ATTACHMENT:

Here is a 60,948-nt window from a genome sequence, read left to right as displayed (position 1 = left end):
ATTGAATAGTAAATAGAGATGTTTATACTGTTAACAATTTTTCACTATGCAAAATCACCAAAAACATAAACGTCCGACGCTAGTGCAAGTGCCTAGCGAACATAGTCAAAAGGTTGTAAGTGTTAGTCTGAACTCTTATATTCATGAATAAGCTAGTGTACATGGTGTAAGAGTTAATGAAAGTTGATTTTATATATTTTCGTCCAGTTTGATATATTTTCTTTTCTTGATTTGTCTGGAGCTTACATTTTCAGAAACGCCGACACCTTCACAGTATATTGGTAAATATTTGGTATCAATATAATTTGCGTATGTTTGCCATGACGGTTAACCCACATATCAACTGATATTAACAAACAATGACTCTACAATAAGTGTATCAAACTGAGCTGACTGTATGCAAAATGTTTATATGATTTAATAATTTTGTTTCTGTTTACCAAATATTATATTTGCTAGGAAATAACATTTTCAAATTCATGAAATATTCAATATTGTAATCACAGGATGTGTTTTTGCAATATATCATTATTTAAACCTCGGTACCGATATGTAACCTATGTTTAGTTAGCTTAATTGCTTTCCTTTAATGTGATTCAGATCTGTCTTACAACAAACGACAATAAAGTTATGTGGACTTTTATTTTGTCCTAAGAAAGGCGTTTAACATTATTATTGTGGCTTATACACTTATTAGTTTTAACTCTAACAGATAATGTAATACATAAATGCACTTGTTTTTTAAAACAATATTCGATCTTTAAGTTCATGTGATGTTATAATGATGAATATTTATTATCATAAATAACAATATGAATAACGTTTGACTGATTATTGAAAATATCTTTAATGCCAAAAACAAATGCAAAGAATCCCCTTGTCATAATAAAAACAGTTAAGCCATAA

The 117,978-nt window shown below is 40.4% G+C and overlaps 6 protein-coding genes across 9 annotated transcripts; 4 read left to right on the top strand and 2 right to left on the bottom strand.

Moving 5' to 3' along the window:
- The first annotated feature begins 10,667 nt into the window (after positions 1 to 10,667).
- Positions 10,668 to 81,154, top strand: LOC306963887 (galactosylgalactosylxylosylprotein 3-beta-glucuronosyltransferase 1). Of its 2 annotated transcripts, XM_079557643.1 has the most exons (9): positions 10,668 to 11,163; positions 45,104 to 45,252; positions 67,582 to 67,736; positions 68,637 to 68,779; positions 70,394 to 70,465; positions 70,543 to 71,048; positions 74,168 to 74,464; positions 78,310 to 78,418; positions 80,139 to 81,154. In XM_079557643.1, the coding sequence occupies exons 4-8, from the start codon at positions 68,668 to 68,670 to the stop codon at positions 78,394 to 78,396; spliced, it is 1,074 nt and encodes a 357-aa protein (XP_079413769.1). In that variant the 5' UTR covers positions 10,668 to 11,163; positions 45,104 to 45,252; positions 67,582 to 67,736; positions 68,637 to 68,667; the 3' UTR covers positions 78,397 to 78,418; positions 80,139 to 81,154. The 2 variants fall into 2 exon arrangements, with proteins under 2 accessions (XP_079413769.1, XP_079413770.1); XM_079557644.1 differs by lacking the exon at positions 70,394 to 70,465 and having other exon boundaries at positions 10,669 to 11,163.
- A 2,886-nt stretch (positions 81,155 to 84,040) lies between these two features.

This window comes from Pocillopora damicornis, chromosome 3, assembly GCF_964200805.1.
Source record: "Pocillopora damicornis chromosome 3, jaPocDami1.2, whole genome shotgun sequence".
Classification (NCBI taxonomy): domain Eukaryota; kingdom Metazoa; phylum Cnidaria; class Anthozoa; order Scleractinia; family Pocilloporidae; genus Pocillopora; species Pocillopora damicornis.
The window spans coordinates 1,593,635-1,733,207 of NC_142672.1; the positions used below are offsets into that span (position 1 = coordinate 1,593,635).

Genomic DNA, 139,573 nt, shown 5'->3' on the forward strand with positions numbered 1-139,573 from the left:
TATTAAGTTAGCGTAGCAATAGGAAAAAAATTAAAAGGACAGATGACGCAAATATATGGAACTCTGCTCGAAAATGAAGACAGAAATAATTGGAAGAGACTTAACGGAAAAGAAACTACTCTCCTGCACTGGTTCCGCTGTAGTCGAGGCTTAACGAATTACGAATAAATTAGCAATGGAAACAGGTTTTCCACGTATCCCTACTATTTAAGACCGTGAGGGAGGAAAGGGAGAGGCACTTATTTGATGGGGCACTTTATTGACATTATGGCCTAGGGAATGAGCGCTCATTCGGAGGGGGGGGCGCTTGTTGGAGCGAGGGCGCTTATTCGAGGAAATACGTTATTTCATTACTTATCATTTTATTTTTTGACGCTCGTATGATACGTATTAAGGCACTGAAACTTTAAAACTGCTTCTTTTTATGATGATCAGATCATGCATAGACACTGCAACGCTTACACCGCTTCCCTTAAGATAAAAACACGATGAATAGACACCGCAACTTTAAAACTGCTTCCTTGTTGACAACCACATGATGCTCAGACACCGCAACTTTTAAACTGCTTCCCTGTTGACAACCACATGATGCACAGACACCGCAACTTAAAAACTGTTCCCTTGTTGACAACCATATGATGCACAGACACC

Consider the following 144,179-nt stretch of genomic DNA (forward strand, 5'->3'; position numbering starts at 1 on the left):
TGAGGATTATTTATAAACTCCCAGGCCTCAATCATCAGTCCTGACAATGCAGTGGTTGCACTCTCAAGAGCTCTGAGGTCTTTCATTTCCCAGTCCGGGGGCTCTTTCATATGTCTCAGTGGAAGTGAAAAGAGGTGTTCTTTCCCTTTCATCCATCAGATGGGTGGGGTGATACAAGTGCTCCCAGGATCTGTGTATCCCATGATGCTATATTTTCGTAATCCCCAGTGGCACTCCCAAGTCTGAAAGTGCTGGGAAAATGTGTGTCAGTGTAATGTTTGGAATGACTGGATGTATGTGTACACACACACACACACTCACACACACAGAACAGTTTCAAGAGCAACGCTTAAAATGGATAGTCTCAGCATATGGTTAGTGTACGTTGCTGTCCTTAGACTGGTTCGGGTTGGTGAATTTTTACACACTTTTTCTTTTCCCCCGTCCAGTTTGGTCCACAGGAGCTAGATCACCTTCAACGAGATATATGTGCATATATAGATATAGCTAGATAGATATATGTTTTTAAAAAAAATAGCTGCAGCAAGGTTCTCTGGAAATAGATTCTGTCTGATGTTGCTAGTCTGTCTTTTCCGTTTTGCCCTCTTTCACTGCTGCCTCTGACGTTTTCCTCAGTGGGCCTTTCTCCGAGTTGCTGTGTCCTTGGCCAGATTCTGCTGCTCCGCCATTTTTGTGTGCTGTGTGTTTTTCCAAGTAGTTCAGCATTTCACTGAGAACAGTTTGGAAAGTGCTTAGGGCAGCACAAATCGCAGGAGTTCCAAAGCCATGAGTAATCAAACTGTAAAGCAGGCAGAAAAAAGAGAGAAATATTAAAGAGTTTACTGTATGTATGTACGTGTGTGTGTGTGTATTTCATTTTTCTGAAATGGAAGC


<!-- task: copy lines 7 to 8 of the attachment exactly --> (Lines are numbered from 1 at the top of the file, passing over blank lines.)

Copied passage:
- A 2,886-nt stretch (positions 81,155 to 84,040) lies between these two features.

This window comes from Pocillopora damicornis, chromosome 3, assembly GCF_964200805.1.